January 17, 2016
Siberia’s most famous hermit, Agafia Lykova, emerged from the Russian wilderness last Wednesday — for the first time in 70 years. According to reports, the reclusive women used an emergency satellite phone to call for help, as she was experiencing severe pain in her legs.
Agafia is the only surviving member of a reclusive family — who fled society in 1936.
Smithsonian Magazine reports Karp and Akulina Lykov were members of an Orthodox Russian religious sect — who called themselves the Old Believers.
As they experienced discrimination and brutal persecution throughout history, the remaining members of the fundamentalist sect were forced to settle in Siberia in the early 1900s.
Unfortunately, as they held onto their fundamentalist beliefs, members of the Old Believers remained outcasts — and were subjected to brutality through the early and mid-1930s.
According to reports, Karp’s brother was shot and killed by a “communist patrol” in 1936. In response to the brutal attack, Karp and Akulina Lykov, along with their two children Savin, 9, and Natalia, 2, fled society for a life in the Siberia wilderness.
The Lykovs escaped into the forest with a few essential possessions and a handful of seeds. However, they eventually built a crude dwelling and made themselves at home in a remote area — more than 150 miles from the nearest town.
After they were settled into their new homestead, Karp and Akulina Lykov had two more children; Dmitry, who was born in 1940, and Agafia, who was born in 1943.
The Lykov family survived in isolation from society until they were discovered by a group of geologists in 1978. Galina Pismenskaya, who led the expedition, describes his first impression of the family’s crude house.
“… beside a stream there was a dwelling. Blackened by time and rain, the hut was piled up on all sides with taiga rubbish—bark, poles, planks. If it hadn’t been for a window the size of my backpack pocket, it would have been hard to believe that people lived there.”
Although they were understandably hesitant, the Lykov family eventually emerged from their home and interacted with the scientists. During one of their early conversations, Karp explained to the visitors why he and his family fled Russian society.
Despite the fact that his family struggled at times to find food, and his wife had died of starvation in 1961, Karp and his children appeared to be content with their meager lifestyle.
Karp and Savin had vivid memories about the life they left behind. However, Dmitry and Agafia Lykova knew only what they had been told.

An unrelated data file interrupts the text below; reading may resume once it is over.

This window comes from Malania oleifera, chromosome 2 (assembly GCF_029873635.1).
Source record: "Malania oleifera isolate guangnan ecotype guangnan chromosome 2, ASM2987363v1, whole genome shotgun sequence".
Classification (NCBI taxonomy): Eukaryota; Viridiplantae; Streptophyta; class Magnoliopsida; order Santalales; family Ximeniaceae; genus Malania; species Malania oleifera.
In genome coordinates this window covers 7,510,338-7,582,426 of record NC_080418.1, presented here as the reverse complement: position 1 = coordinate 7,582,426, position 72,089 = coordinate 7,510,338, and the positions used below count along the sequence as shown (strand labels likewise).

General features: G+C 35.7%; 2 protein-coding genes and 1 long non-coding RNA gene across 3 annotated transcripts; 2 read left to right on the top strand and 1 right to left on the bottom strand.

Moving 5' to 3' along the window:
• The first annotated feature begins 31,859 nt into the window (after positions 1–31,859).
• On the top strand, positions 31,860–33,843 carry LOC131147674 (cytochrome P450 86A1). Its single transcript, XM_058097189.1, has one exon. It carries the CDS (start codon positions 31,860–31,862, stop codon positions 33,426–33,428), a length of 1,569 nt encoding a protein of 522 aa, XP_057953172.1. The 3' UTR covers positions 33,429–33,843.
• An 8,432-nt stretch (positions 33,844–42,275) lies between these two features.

The geologists visited the family on numerous occasions. Although they were curious about society, and scientific advancements, the Lykovs initially refused any assistance or gifts.
According to reports, they later accepted some help with their daily chores and several gifts — including cutlery, paper, pens, and salt to season their food. However, the family refused to leave their home and move back into modern society.
Three years after they were discovered by the geologists, three members of the Lykovs family fell ill. Unfortunately, they refused to leave the wilderness to seek medical attention.
Dmitry, Natalia, and Salvin all died within a period of two weeks. As the loss was great, the scientists tried once again to convince Karp and his daughter to move out of the forest. However, they continued to refuse.
Following the death of her father in 1988, Agafia Lykova lived in the Siberia wilderness alone for nearly 30 years. Although one of the geologists continued to visit through the years, Agafia refused to accept any products “marked with a barcode – including matches and medicines” — per her religious beliefs.
As reported by The Guardian, Lykova is “entirely self-sufficient.”
“[she] grows potatoes, carrots, turnips, onions and other vegetables on a small patch of ground that her family cleared decades ago… “
However, she still appreciates gifts of salt — which her family never had before 1978. She also accepted a satellite phone, which she agreed to use if she had an emergency.
Last Wednesday, Agafia Lykova used the telephone to call for help — as she was experiencing acute pain in her legs and it would have taken two weeks to walk to the nearest village. Siberian Times reports she was successfully treated for the pain, but will remain in the hospital for observation.